Amanda Zerangue, MLS, JD is the Manager of Digital Services and Scholarly Communication Librarian at Texas Woman’s University (TWU) Libraries. Amanda facilitates the digital scholarship services for the TWU community, specifically within the areas of Open Educational Resources (OER), scholarly publication and copyright, and licensing. In partnership with several campus departments, Amanda leads TWU’s OER initiative, named Helping Education with Alternate Resources and Textbooks, or H.E.A.R.T Initiative, with the goal of spreading awareness and education about this powerful opportunity to support student success. Prior to transitioning into academic librarianship, Amanda practiced school law for a number of years. Her research interests include copyright law, author rights, open access, and open educational resources.
In 2018, in an effort to develop a presence in support of Open Educational Resources (OER), the TWU Libraries implemented its “Helping Education with Alternate Resources and Textbooks Initiative,” or H.E.A.R.T. Initiative. The main objectives of the H.E.A.R.T. Initiative include introducing OER to the TWU community, assisting faculty members interested in substituting OER for traditional textbooks, and supporting faculty members in their application to the Texas OER Grant Program.
As part of my capstone for the SPARC Open Education Leadership Program, and in an effort to create a more unified presence on campus, I sought strategic campus partners to help design, financially support, and promote campus programming and other incentives. The most important deliverable from this collaboration was the creation of the Departmental Award for Textbook Cost Savings. The process of developing this award and lessons learned can be found in my SPARC Capstone Final Report, Developing and Implementing a Departmental Award for Textbook Savings at Texas Woman’s University. Now, the TWU Libraries, in partnership with the Center for Faculty Excellence, Office of Technology, and Teaching & Learning with Technology together support programming and incentives to spread awareness about OER and other textbook cost savings options. This partnership strengthened and magnified the campus impact of OER, resulting in support at the highest level of campus administration.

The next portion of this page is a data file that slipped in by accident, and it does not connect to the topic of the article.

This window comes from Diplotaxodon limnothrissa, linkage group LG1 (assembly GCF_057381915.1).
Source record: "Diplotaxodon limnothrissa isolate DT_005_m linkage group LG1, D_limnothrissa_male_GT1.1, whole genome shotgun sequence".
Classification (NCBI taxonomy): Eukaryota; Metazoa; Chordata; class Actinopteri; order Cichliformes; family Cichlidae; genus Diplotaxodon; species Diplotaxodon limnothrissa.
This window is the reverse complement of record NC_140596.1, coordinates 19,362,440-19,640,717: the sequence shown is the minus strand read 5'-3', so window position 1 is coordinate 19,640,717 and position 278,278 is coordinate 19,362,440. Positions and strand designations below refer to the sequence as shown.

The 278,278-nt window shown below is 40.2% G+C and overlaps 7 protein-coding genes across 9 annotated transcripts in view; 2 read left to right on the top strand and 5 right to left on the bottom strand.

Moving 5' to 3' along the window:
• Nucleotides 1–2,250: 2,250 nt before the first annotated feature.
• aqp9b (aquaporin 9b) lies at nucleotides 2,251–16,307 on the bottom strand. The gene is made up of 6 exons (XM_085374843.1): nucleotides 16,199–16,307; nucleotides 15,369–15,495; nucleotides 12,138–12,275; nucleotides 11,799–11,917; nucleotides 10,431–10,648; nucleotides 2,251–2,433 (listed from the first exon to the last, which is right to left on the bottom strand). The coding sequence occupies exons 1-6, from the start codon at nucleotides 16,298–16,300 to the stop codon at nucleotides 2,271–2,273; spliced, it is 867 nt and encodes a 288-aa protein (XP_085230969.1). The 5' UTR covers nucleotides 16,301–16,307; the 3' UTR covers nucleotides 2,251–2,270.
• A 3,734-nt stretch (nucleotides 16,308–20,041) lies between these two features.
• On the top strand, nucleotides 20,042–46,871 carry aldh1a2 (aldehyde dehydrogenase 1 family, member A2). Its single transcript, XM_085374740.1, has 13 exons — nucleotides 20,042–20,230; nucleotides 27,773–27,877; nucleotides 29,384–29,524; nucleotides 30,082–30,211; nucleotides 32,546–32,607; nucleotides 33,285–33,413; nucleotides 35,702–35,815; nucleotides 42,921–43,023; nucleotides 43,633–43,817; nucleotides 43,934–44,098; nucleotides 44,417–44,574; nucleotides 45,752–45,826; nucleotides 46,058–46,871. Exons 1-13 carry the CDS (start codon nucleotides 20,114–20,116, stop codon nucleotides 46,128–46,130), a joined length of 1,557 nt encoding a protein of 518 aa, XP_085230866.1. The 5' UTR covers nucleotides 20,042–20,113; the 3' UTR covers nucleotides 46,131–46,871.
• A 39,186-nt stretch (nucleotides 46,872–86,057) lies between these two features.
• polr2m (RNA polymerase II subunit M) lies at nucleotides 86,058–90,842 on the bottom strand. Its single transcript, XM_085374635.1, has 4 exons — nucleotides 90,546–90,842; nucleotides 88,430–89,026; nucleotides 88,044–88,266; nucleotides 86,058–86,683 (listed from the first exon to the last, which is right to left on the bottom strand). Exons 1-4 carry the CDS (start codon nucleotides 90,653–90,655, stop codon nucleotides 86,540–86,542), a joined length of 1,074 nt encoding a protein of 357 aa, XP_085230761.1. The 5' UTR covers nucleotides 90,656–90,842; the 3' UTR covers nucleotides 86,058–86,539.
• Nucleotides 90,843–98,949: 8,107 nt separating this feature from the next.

My community resource, Collaborations and Conversations: Establishing an Open Educational Resources Initiative at a Small Public University, uses TWU as a case study to explore the unique concerns at a smaller university when beginning a grass-roots OER initiative. Starting with the initial project charter, this guide tracks the critical conversations with campus stakeholders, the development of the Departmental Award for Textbook Savings, as well as a recent proposal to further scale OER at TWU. Project and proposal outlines, marketing materials, and other documentation of the OER initiative may be reused and repurposed by others. My hope is that this guide will be useful and informative to other smaller institutions with minimal financial support for campus initiatives, particularly one which does not receive state or federal funding to incentivize adoption.